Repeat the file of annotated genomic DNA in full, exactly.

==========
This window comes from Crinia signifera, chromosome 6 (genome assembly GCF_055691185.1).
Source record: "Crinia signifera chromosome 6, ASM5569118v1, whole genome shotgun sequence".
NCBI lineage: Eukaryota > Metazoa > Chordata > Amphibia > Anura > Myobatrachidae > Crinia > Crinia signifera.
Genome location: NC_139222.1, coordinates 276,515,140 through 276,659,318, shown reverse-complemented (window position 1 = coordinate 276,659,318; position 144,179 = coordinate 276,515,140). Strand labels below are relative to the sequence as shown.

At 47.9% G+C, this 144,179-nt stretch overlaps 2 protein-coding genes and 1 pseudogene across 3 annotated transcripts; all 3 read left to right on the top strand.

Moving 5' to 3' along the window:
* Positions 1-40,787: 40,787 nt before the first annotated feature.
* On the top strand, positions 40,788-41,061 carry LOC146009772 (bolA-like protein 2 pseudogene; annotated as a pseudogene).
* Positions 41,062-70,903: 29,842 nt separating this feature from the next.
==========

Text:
This window comes from Crinia signifera, chromosome 6 (genome assembly GCF_055691185.1).
Source record: "Crinia signifera chromosome 6, ASM5569118v1, whole genome shotgun sequence".
NCBI lineage: Eukaryota > Metazoa > Chordata > Amphibia > Anura > Myobatrachidae > Crinia > Crinia signifera.
Genome location: NC_139222.1, coordinates 276,515,140 through 276,659,318, shown reverse-complemented (window position 1 = coordinate 276,659,318; position 144,179 = coordinate 276,515,140). Strand labels below are relative to the sequence as shown.

At 47.9% G+C, this 144,179-nt stretch overlaps 2 protein-coding genes and 1 pseudogene across 3 annotated transcripts; all 3 read left to right on the top strand.

Moving 5' to 3' along the window:
* Positions 1-40,787: 40,787 nt before the first annotated feature.
* On the top strand, positions 40,788-41,061 carry LOC146009772 (bolA-like protein 2 pseudogene; annotated as a pseudogene).
* Positions 41,062-70,903: 29,842 nt separating this feature from the next.